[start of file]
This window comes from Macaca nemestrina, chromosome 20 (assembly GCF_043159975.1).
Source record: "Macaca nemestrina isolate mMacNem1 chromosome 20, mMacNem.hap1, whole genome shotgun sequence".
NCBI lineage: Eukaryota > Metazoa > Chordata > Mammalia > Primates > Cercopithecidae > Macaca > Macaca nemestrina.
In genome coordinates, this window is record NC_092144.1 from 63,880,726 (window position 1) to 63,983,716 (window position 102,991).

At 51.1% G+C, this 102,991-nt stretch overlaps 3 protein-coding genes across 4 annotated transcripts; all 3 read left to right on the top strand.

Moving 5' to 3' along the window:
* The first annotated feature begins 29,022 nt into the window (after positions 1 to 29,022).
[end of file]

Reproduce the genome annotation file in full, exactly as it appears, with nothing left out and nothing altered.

This window comes from Macaca nemestrina, chromosome 20 (assembly GCF_043159975.1).
Source record: "Macaca nemestrina isolate mMacNem1 chromosome 20, mMacNem.hap1, whole genome shotgun sequence".
NCBI lineage: Eukaryota > Metazoa > Chordata > Mammalia > Primates > Cercopithecidae > Macaca > Macaca nemestrina.
In genome coordinates, this window is record NC_092144.1 from 63,880,726 (window position 1) to 63,983,716 (window position 102,991).

At 51.1% G+C, this 102,991-nt stretch overlaps 3 protein-coding genes across 4 annotated transcripts; all 3 read left to right on the top strand.

Moving 5' to 3' along the window:
* The first annotated feature begins 29,022 nt into the window (after positions 1 to 29,022).